It’s not that the individual does not matter in Chinese thought (as is sometimes argued). Instead, a person’s highest interest and development can only take place in a community. This kind of view of the individual as defined by the whole lends itself well to a centralized, totalitarian form of communist government.
Maoism versus Marxism
We have seen, then, how Chinese traditional thought might lend itself well to Marxism. But, we ought not to overwork the case. Chinese communism stands alone as its own thing. Philosophically, we can identify two major strands that uniquely define the philosophy of Maoism.
First, where Marx believed that history was an economic inevitability, Mao believed that ideology was by far the greater driver. For Mao, class was not some economic factor, but rather one of beliefs, values, and ideology. A “class struggle,” then, need not be the factory workers versus the owners, but rather could exist within factory workers. There could even be a “class struggle” within the heart of an individual.
Second, Marx saw the class struggle as coming to some utopian resolution, where the proletariat would win and establish a classless, peaceful communist society. Mao, however, believed that all things in life coexist and are defined by their opposites. There is no resolution or synthesis for Mao, but permanent revolution and struggle — a point which also differentiates Mao from Lao Tzu.
In many ways, the second follows from the first. If “class” is defined as the political and personal values we all have, it makes sense to assume there will never be an easy resolution. The need to hoard and the need to share, the need to lead and the need to be led — these all war within us.
For the philosophy of Maoism (and Chinese philosophy more broadly), politics is just the outward expression of this struggle. Maoism is a very particular and Chinese brand of communism.
Not such an easy transition
We have looked mostly at the philosophical and ideological background to Chinese communism and Maoism especially, but it would be wrong to completely ignore the historical, practical side. China was not some land of readymade revolutionaries, waiting around to hear the Maoist way forward. Mao’s seizing of power was defined by war. Supporters of the ousted republican government of Chiang Kai-shek were exiled, imprisoned, or killed. Rival revolutionary groups were purged.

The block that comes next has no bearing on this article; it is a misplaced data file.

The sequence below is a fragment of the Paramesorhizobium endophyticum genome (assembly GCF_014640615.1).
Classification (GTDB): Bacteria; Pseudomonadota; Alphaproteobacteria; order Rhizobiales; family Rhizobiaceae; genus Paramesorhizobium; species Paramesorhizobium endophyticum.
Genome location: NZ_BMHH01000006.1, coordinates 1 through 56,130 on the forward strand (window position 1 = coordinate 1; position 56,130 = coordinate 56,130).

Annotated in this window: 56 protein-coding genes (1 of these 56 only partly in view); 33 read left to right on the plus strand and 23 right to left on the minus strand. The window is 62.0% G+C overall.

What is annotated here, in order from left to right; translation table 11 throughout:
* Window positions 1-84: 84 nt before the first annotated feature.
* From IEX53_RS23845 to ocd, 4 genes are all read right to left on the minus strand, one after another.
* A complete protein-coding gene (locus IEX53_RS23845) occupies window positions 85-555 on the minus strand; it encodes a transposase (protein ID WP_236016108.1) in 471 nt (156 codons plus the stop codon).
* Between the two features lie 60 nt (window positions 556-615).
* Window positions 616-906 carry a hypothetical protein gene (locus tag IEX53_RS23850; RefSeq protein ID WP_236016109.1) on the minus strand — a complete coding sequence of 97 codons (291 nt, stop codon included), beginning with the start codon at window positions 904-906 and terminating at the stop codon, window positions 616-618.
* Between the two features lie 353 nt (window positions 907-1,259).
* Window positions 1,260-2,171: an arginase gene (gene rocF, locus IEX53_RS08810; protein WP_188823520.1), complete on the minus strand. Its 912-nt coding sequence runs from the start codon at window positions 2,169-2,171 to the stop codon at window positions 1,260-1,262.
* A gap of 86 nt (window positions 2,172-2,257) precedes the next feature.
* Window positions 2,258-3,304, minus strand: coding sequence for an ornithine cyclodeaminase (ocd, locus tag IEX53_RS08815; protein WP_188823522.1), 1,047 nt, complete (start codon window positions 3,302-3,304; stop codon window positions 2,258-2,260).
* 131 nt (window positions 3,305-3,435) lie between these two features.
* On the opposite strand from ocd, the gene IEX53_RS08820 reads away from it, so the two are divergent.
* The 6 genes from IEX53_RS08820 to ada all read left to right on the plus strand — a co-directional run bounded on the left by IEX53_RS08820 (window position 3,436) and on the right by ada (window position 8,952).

The Cultural Revolution of the 1960s was the attempt to establish the philosophy of Maoism as the only ideology of China. It’s thought to have killed around 1.6 million people. Mao wanted to weed out the “Four Olds” of custom, culture, habit, and ideas; Tibetans were forced to destroy monasteries and Uyghur Muslims banned from reading Arabic texts. All the traditional philosophies mentioned above were suddenly anathema: The People’s Republic of China had no room for Daoist and Confucian political thought.
The modern revival
The idea of “One China” has always been a lie. China was never, and is still not today, an ideological homogenous bloc. When Mao cut off all ties with Chinese traditional philosophies dating back millennia, it was always going to be short-lived. It’s something that even modern China is starting to appreciate.
It’s thought that Confucianism, especially, is enjoying a revival today in China’s schools and even in government. The Ministry of Education is considering including Confucianism in government textbooks; a statue of the sage was put up outside the National Museum in Beijing; and even current president Xi Jinping celebrated Confucius in a 2014 speech. The virtues of filiality (respect and loyalty for your parents), as well as harmony and social stability, are useful tools in Xi’s future policy.
It appears as if modern China is much more receptive to alternative ideas. When Xi says, “Chinese Communists are neither historical nihilists, nor cultural nihilists,” philosophers and liberals the world over ought to give a cheer. But we also shouldn’t get too excited.
Alternative ideas are fine, so long as they compliment the philosophy of Maoism.